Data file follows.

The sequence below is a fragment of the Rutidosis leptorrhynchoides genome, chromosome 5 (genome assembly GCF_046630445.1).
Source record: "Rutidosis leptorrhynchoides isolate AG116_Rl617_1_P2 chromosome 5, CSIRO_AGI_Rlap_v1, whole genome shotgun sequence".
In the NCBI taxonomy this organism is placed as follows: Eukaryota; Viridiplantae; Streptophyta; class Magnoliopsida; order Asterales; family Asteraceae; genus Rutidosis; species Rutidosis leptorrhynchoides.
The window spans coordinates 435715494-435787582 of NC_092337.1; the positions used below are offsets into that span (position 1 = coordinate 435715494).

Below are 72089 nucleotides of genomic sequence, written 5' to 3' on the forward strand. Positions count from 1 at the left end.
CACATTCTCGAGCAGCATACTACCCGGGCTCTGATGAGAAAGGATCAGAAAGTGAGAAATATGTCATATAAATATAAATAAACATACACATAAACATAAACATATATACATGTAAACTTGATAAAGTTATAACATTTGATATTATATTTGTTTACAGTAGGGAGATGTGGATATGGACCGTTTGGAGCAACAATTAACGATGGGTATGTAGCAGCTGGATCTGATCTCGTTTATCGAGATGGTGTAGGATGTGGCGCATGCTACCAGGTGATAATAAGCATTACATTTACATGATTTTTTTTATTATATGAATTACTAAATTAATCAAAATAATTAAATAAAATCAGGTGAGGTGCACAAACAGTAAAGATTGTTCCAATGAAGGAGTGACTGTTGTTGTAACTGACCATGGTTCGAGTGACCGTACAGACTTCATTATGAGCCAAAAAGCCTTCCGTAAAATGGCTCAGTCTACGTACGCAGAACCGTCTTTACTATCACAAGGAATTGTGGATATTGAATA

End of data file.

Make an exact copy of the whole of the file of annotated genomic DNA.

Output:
The sequence below is a fragment of the Rutidosis leptorrhynchoides genome, chromosome 5 (genome assembly GCF_046630445.1).
Source record: "Rutidosis leptorrhynchoides isolate AG116_Rl617_1_P2 chromosome 5, CSIRO_AGI_Rlap_v1, whole genome shotgun sequence".
In the NCBI taxonomy this organism is placed as follows: Eukaryota; Viridiplantae; Streptophyta; class Magnoliopsida; order Asterales; family Asteraceae; genus Rutidosis; species Rutidosis leptorrhynchoides.
The window spans coordinates 435715494-435787582 of NC_092337.1; the positions used below are offsets into that span (position 1 = coordinate 435715494).

Below are 72089 nucleotides of genomic sequence, written 5' to 3' on the forward strand. Positions count from 1 at the left end.
CACATTCTCGAGCAGCATACTACCCGGGCTCTGATGAGAAAGGATCAGAAAGTGAGAAATATGTCATATAAATATAAATAAACATACACATAAACATAAACATATATACATGTAAACTTGATAAAGTTATAACATTTGATATTATATTTGTTTACAGTAGGGAGATGTGGATATGGACCGTTTGGAGCAACAATTAACGATGGGTATGTAGCAGCTGGATCTGATCTCGTTTATCGAGATGGTGTAGGATGTGGCGCATGCTACCAGGTGATAATAAGCATTACATTTACATGATTTTTTTTATTATATGAATTACTAAATTAATCAAAATAATTAAATAAAATCAGGTGAGGTGCACAAACAGTAAAGATTGTTCCAATGAAGGAGTGACTGTTGTTGTAACTGACCATGGTTCGAGTGACCGTACAGACTTCATTATGAGCCAAAAAGCCTTCCGTAAAATGGCTCAGTCTACGTACGCAGAACCGTCTTTACTATCACAAGGAATTGTGGATATTGAATA